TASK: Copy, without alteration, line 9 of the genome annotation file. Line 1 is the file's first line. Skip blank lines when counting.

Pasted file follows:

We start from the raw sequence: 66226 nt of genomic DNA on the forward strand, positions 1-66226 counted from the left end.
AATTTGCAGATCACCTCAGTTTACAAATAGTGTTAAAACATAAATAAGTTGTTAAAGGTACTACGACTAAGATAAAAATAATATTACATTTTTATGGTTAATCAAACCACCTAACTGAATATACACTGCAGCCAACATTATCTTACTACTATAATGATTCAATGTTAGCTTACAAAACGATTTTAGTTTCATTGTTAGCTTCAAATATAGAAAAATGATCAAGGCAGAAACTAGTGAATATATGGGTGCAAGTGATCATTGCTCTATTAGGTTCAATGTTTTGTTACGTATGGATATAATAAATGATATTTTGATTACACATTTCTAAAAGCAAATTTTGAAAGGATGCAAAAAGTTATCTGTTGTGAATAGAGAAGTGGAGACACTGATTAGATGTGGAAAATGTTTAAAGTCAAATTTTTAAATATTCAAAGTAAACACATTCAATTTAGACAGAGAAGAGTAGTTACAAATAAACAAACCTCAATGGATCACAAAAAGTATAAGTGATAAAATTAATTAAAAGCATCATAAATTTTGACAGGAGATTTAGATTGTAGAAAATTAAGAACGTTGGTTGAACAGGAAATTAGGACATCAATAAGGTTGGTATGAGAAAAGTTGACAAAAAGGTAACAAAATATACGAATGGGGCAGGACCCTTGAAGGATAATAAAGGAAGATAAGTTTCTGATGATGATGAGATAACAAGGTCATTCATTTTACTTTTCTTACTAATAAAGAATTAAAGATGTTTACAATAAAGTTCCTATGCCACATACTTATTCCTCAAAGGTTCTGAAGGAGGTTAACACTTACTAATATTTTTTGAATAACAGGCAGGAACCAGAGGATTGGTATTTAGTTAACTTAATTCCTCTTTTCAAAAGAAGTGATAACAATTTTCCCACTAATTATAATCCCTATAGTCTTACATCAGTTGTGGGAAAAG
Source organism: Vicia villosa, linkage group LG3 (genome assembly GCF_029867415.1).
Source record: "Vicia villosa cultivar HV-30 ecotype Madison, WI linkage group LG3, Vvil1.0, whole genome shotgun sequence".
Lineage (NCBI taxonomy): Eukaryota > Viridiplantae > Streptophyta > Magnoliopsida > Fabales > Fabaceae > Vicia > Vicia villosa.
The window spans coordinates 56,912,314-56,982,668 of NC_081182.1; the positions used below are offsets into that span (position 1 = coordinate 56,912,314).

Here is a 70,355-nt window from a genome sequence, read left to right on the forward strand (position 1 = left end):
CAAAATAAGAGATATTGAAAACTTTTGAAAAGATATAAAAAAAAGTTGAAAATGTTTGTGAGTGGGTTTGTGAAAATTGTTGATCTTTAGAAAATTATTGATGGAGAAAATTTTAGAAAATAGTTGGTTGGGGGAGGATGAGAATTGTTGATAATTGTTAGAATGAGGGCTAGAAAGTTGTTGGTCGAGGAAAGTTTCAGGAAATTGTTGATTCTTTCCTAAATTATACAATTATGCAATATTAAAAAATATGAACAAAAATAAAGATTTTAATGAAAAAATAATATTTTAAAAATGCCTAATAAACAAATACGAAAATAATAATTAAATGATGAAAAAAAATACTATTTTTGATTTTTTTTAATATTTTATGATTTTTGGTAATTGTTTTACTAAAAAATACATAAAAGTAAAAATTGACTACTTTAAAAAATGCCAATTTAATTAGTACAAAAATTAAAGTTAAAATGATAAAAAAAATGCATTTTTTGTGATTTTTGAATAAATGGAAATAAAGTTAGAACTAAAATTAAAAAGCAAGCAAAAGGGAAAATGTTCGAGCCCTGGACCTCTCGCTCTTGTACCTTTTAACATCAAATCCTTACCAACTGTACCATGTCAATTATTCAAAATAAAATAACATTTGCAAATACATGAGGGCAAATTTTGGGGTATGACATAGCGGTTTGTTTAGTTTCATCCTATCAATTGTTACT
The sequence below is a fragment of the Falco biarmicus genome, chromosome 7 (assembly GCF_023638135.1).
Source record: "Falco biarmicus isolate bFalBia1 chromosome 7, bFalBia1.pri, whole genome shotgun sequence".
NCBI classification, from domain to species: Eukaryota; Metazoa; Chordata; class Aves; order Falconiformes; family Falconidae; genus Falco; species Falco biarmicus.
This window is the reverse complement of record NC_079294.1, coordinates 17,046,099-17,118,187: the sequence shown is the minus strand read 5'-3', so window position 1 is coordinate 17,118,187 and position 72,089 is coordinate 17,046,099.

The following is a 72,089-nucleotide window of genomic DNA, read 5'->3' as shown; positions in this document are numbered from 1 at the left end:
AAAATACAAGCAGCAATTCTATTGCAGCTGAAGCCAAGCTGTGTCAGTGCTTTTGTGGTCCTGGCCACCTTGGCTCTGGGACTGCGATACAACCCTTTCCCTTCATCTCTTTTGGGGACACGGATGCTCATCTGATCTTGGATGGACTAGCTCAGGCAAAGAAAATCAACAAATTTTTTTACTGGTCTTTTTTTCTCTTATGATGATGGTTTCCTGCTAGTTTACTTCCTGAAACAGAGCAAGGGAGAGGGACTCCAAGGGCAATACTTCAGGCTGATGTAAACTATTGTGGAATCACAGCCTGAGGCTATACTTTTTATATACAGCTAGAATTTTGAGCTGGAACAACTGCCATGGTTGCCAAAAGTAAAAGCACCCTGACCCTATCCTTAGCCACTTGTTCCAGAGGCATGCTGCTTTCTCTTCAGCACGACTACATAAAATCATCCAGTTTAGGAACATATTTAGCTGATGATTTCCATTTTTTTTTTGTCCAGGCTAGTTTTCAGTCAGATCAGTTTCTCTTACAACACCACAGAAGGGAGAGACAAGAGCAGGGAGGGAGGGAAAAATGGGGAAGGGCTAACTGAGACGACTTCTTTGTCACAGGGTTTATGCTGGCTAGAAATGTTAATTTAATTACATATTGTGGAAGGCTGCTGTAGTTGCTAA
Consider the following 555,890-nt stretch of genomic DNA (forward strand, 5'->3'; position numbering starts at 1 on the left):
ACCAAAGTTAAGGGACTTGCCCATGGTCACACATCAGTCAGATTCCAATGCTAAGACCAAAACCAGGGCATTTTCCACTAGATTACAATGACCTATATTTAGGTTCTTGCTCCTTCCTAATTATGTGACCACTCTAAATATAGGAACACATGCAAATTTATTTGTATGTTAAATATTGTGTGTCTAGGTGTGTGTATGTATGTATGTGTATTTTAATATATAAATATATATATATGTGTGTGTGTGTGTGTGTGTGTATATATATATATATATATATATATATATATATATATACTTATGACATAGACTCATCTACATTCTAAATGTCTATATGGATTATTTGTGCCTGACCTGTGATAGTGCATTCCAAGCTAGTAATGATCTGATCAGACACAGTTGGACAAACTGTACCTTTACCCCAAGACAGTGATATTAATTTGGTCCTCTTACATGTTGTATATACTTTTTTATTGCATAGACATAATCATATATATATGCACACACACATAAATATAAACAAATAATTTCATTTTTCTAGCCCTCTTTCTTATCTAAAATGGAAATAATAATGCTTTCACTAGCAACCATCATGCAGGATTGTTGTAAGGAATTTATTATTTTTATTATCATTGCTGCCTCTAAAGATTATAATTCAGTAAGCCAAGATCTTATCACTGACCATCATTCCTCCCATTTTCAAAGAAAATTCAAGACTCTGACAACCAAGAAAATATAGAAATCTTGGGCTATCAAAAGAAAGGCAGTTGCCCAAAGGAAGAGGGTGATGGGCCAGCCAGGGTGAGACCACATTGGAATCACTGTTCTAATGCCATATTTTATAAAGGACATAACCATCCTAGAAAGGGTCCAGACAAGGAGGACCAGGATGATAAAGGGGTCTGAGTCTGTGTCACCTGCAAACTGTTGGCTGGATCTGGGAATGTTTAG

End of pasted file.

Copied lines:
The sequence below is a fragment of the Falco biarmicus genome, chromosome 7 (assembly GCF_023638135.1).